In Lynch et al., v. California Coastal Commission, the California Supreme Court this month raised a procedural hurdle for property owners pursuing challenges to unlawful permit conditions. Property owners who wish to contest a permit condition imposed by a state agency must delay any work on their project until final adjudication of the challenge.
In 2010, Barbara Lynch and Thomas Frick sought a permit to rebuild a seawall that protected their coastal homes from erosion and other natural hazards when a storm destroyed the original bluff protection. The Coastal Commission has a statutory duty to permit seawalls when necessary to protect homes and other existing structures on private property. [Read More]
Students at California’s religious colleges have dodged a very large caliber bullet . . . for now.
As explained in a prior blog post, earlier versions of California Senate Bill 1146 would have forced the state’s religious colleges to choose between following their faith and accepting students who receive state financial aid. [Read More]
The Supreme Court ruled 6-3 that the Federal Arbitration Act protected a binding arbitration clause against more stringent state regulations of arbitration like those adopted in California. Read more at The Los Angeles Times or our own blog post.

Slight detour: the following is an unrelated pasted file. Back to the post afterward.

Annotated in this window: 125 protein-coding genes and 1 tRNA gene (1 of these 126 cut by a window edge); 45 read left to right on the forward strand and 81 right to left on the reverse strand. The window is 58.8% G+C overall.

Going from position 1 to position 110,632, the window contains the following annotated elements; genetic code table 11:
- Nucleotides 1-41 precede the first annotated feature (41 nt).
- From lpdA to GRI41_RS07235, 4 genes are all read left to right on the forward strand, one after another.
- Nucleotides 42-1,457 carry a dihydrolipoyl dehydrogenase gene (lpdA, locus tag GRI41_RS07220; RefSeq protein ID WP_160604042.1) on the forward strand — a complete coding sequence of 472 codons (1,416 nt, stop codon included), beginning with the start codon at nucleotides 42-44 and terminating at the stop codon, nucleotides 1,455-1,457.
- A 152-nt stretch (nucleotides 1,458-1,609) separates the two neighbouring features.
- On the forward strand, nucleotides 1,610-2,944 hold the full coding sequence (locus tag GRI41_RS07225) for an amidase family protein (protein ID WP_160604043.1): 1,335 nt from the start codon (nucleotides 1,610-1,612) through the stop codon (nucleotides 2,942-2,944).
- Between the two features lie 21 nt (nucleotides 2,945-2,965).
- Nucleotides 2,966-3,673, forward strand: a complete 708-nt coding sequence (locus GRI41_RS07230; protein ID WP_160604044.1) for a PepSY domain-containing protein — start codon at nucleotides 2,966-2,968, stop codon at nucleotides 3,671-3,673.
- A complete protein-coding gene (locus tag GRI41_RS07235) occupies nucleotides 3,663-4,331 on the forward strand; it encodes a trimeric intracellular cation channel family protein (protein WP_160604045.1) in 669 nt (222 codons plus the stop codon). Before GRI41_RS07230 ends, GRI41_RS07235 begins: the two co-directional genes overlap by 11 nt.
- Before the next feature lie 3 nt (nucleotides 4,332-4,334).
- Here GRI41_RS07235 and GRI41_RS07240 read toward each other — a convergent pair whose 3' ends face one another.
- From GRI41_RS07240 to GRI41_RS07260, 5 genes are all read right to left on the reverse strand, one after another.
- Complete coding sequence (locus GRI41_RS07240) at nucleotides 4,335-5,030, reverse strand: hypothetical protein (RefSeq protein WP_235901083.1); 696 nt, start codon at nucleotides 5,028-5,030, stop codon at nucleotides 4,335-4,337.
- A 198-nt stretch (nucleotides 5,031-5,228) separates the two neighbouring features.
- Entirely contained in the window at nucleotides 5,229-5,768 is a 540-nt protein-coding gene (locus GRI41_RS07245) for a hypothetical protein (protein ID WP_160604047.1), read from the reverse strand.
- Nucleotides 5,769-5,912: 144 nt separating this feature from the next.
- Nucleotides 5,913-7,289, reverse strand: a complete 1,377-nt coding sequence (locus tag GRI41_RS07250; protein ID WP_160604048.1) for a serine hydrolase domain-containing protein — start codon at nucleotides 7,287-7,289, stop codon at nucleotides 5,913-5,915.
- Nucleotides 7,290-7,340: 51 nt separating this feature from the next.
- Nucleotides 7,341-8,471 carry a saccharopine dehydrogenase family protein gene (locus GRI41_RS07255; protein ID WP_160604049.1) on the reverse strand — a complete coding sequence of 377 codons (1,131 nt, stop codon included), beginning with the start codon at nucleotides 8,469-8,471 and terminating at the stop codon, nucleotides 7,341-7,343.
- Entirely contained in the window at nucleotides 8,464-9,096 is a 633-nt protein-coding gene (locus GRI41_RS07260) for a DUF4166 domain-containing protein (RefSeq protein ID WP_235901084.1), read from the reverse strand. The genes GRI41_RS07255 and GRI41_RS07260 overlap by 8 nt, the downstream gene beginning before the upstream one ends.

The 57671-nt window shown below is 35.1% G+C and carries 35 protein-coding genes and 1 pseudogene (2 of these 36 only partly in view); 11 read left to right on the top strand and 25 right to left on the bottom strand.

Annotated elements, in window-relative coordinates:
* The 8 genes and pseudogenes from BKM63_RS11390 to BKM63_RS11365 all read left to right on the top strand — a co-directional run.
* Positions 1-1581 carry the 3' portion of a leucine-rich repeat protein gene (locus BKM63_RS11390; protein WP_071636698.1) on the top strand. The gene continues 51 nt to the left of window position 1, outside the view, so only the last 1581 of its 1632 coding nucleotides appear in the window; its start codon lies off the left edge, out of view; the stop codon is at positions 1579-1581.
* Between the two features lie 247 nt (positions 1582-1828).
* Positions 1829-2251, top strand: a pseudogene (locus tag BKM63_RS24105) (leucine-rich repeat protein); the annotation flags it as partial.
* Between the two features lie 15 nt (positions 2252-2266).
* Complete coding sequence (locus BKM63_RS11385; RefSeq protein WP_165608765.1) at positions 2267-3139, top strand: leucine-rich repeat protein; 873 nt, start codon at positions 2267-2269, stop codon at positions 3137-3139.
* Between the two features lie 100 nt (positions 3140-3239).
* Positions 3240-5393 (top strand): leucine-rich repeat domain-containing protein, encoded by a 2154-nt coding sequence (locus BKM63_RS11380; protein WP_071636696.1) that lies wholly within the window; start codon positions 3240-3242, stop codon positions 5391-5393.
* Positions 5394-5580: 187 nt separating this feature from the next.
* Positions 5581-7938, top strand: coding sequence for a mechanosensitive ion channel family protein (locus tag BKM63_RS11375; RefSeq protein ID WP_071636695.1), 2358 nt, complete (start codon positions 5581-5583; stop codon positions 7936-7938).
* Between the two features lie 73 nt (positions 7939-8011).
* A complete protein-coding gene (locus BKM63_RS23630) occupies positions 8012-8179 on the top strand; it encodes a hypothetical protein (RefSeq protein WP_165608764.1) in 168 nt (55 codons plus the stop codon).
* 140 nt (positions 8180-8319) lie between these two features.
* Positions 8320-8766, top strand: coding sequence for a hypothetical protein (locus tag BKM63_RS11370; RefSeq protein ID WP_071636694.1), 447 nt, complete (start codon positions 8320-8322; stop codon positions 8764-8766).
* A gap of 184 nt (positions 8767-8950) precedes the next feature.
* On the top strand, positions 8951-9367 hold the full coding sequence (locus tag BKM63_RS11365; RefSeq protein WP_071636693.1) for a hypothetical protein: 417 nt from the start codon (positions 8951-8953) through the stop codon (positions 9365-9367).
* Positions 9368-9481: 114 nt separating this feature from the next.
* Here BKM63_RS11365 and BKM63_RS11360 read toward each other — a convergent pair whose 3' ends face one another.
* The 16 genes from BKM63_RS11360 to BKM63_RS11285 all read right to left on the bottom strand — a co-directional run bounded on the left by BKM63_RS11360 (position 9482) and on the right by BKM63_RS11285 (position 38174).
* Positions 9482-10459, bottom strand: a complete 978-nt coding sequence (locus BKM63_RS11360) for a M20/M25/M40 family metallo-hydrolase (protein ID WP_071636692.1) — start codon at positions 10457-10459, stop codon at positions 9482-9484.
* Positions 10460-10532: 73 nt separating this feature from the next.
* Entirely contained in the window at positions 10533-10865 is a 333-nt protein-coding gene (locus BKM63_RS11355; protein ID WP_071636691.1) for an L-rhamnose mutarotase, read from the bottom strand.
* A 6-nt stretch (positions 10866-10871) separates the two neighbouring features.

The Supreme Court also granted a temporary stay of an Alabama Supreme Court ruling, which declared a lesbian's parental rights springing from adoption of three children in Georgia were invalid in Alabama. Read more at SCOTUSblog.
Due to a law taking effect today, residents of Maine are no longer required to hold a permit in order to carry a concealed weapon. Read more at the Washington Times.
The Los Angeles Times reports that the LAPD underreported "serious assaults" as lesser crimes for an eight year period. This resulted, the paper claims, in an artificially low rate of violent crime for the city.
Governor Jerry Brown of California signed into law the state's "New Motor Voter Act," which automatically registers to vote those who obtain state driver's licenses or identification cards. The law is the second of it's kind; the Oregon Legislature passed a similar law in March. Read more at NPR.
Kansas Secretary of State Kris Kobach has announced plans to prosecute three voter fraud cases. These are the first cases Kobach has brought under new powers granted to him by the state legislature during the past session. Read more at the Wichita Eagle.
An appellate court in New Jersey has allowed a woman to continue her lawsuit against local police officers for injuries she sustained while in custody. The woman fractured her hip after falling out a chair multiple times while awaiting a breath test following a drunk driving arrest. A lower court had previously dismissed the case under the immunity provisions of the state's Tort Claims Act. Read more at USA Today.